Recently, we were honored to host a virtual thought leadership session for our global workforce with Michigan Lieutenant Governor, Garlin Gilchrist II.
Altair has a long history of diversity. From our earliest days in the 1980s, we have been a wonderful blend of people from many countries of origin and cultural backgrounds. In our Michigan headquarters alone, more than 70 languages of childhood are spoken. We have offices in 25 countries and while many of those are more homogeneous, quite a few are also remarkably diverse.
While I am proud to say that Altair is a diverse organization, there is always room for improvement. Today, we are committed to improving in two specific areas.
First, we are determined to increase the percentage of women represented in our leadership and throughout the company. Our board of directors and C-suite both have significant female representation, and we will continue to develop and promote talented women throughout the organization. A few interesting points:
- We increased our global female hiring by 5 percent between 2019 and 2020.
- Our employee population in Michigan has 35 percent more female representation than our global average.
- We are excited to welcome a brilliant 2021 intern class comprised of 33 percent females, while our goal is to reach 50 percent women interns.
Second, despite our amazing global diversity, the percentage of black employees at Altair is simply not as large as we would like it to be. Our ongoing efforts to improve diversity have been accelerated by the formation of two employee resource groups: Women in Technology and the Altair Black Employee Resource Network (ABERN). Both groups have been very active and flourishing.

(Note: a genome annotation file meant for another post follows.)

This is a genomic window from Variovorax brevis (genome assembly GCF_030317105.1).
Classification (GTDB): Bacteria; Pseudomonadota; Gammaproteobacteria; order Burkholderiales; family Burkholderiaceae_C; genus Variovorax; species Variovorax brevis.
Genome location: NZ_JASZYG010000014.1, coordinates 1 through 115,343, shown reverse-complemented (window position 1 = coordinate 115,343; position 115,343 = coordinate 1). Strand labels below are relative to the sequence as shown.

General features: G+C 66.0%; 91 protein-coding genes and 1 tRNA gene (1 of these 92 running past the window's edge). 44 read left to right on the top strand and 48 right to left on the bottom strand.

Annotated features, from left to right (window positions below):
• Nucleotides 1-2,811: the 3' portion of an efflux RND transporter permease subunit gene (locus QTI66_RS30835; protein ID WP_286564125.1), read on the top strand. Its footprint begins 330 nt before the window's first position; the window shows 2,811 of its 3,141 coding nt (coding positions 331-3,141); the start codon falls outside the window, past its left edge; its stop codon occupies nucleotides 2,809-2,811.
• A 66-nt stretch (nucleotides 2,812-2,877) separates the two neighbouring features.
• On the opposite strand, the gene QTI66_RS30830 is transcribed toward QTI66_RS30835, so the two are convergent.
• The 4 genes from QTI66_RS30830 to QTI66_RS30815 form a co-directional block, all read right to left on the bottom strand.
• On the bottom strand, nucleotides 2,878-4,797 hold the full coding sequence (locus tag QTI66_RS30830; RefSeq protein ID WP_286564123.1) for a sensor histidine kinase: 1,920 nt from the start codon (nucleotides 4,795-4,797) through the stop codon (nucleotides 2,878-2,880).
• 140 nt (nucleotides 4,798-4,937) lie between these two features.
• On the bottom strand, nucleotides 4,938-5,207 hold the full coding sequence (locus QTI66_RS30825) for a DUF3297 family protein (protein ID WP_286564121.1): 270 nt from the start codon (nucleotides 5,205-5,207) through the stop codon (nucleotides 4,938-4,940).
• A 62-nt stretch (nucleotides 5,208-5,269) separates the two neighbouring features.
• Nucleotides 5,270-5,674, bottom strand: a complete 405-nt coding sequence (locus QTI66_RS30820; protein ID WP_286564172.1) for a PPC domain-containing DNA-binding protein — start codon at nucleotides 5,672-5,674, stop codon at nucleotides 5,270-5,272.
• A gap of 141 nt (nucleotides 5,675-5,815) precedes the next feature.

Recruiting is key and one of our targets for 2021 is a 40 percent increase in the percentage of minority applicants to open positions. Every member of our recruitment team has completed diversity and inclusion training, and we will continue to train and focus to achieve the gender and racial diversity we seek.
Similarly, we are rolling out new diversity and inclusion training to our leadership teams with emphasis on mitigating bias when recruiting, supporting, and developing black talent. ABERN has been involved in the design and deployment of these training programs and I am grateful for their dedication and efforts to move this, and us, forward.
During Lieutenant Governor Gilchrist’s presentation, he shared countless words of wisdom, including the following:
- More diverse tables are better tables that make better choices and lead to better outcomes.
- When we talk about creating systems, it’s about creating outcomes. That means you can design a system differently to achieve a different set of outcomes. You can make changes that can have impact downstream.
- More voices at the table will bring more inputs, perspectives, and life experiences and will give you better results. Things can be better and lead to more diversity, equity, and inclusion.
- The best return on investment are the dollars spent early in a child’s education.
- Exposure experiences are key to opening our minds to look at things differently, think in new ways, and challenge our biases.
- The way engineers are trained to approach problem solving has tremendous value beyond engineering. The world is a series of connected systems. This is true of policy making and the systems where we live and work. We need systems thinkers to contribute to make our communities work better. Find a way that works for you.
At Altair we often say that we succeed where we focus, and there is no question that we are focused on building increased diversity across the entire organization and within our leadership teams. Diversity has been one of Altair’s written core values for more than 30 years and while not perfect in this regard, I firmly believe this has been one of the keys to our success.
Our focused diversity efforts are showing measurable gains throughout the organization, from our board of directors and executives to our 2021 class of interns, and we look forward to continued growth in this area.